Facebook’s purchase this February of chat messaging startup WhatsApp for $19 billion puzzled many observers. Why is WhatsApp – a fairly basic messaging application – worth so much to Facebook? Do personal information assets have anything to do with it?
Facebook’s purchase this February of chat messaging startup WhatsApp made business headlines across the world. The purchase price of $19 billion – amounting to $42 for each of What’sApp’s 450 million users – is insanely high for a startup with only 55 employees, and many multiples of Facebook’s reported $3 billion bid for Snapchat last year. There has been a great deal of speculation about why WhatsApp is so valuable to Facebook. The WhatsApp buyout is clearly not about intellectual property. WhatsApp is a very basic application: it sends text messages, photos, and videos. These software capabilities are not even patented. Facebook could easily develop and market a similar application. So let’s look at some other possible reasons for such a major investment.
Dominating the Global Text Messaging Market
WhatsApp indisputably offers Facebook new possibilities for market penetration. WhatsApp has a strong presence in markets where Facebook is seeking to expand, such as Europe, Latin America, and India, and is currently adding up to a million new users a day. WhatsApp positions itself as a cheaper alternative to SMS, and it may well be able to overtake SMS as leader in the global text messaging market. In a public statement, Mark Zuckerberg said that his current goal for WhatsApp was to expand to a user base of billions, and then to focus on ways to monetize the service. What might these be?
The most obvious option for monetizing WhatsApp is advertising. WhatsApp founder Jan Koum insists that despite the Facebook buyout, WhatsApp will never include advertisements or collect personal information for the purpose of targeted advertising. In the WhatsApp blog, he claims, “Respect for your privacy is coded into our DNA, and we built WhatsApp around the goal of knowing as little about you as possible.” The only personal information stored by WhatsApp is phone numbers, address books, messages, and status updates.
However, this data could be incredibly useful to Facebook. One of the major barriers to Facebook’s targeted advertising is the existence of millions of fake user accounts. Fake accounts interfere with Facebook’s attempts to target advertising to users’ age, gender, profession, place of residence, and so forth. Since most individuals have only one cell phone, by accessing the phone numbers of WhatsApp users who also use Facebook, the company could figure out which Facebook accounts belong to the same individual. This way, advertisers would not waste their money by paying to show ads to the same individual multiple times. Cell phone numbers are tied to individuals’ real locations, which would also help Facebook better to target ads. Further, WhatsApp users are usually listed in their friends’ address books by their real names, which can be used to determine which Facebook accounts contain genuine personal information. All of this makes for more profitable advertising opportunities, for which advertisers would likely be willing to pay a premium.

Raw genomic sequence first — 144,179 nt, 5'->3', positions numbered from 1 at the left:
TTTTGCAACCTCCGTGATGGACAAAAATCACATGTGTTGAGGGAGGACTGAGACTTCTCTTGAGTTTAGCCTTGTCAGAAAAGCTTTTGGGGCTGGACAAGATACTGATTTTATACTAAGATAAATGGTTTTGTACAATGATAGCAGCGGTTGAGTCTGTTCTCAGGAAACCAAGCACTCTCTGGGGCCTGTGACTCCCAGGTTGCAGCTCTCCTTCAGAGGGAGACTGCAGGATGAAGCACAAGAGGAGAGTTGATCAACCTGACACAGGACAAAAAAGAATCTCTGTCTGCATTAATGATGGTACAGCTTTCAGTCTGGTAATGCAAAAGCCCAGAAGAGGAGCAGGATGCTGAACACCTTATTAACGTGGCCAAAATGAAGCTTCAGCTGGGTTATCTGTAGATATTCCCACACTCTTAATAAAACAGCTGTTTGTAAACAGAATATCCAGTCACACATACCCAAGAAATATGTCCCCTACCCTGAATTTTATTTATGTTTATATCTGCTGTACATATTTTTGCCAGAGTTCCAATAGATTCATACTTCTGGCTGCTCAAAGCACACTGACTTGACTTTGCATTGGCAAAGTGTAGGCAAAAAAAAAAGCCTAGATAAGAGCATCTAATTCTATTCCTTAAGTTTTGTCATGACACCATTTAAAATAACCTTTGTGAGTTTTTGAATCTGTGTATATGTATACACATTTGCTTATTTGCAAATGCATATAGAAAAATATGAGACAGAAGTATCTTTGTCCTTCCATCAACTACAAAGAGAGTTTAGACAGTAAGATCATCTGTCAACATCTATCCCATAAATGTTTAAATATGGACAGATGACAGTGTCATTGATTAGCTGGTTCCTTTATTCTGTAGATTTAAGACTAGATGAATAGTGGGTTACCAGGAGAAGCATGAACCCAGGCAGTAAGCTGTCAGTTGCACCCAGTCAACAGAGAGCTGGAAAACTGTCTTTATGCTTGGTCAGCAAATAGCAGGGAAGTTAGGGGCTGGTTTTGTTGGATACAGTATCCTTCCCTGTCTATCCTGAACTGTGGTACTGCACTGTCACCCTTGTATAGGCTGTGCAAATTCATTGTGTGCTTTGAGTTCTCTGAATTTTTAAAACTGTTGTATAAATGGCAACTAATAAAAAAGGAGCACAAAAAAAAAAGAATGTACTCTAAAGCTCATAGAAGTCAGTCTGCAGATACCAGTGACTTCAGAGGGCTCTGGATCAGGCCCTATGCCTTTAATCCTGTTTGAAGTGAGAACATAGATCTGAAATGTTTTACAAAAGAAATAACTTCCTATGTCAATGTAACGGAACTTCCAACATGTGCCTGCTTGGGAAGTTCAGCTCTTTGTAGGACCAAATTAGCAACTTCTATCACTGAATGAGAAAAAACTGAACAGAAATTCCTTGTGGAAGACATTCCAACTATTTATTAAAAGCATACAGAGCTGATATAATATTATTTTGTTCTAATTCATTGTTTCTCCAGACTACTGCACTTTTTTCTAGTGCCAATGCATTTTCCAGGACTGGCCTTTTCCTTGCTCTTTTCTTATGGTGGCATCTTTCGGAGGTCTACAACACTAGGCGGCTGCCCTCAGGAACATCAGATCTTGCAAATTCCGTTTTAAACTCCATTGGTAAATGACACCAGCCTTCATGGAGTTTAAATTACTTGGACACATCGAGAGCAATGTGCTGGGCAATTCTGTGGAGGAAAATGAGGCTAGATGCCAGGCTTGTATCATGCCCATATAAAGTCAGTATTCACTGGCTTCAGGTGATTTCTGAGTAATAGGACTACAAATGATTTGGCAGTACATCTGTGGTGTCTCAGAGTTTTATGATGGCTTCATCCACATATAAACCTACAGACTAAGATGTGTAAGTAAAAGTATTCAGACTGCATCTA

Facebook and Privacy
Would Facebook do this? Koum has assured users that WhatsApp’s acquisition by Facebook will not affect their privacy settings and that user data will not be shared between the two services. Still, Facebook’s privacy record does not inspire confidence in this promise. Facebook has changed their privacy settings without user consent on several occasions, always in the direction of making more information public. Facebook has recently been under fire for sharing information with the US National Security Agency (NSA); when this practice came to public attention, Zuckerberg played to the media by calling President Barack Obama to voice his displeasure with NSA spying, rather than owning up to the fact that Facebook had been actively helping the government to collect data. Perhaps Zuckerberg’s most honest statement about privacy is his speech at the Crunchie awards in San Francisco, in which he said that privacy is no longer a “social norm.” Facebook’s business model is centered on people trusting them with their personal information, but their actions make it clear that privacy is not a priority. WhatsApp users would be wise to keep this in mind now that Facebook owns this service as well.
Bobbie Johnson, “Privacy no longer a social norm, says Facebook founder,” The Guardian, January 11, 2010.
“How WhatsApp buyout will help Facebook in India,” The Times of India, February 20, 2014.
Jan Koum, “Setting the record straight,” WhatsApp blog, March 17, 2014.
Robert McMillan, “Zuckerberg phones Obama for answers about NSA spying,” Wired Enterprise, March 13, 2014.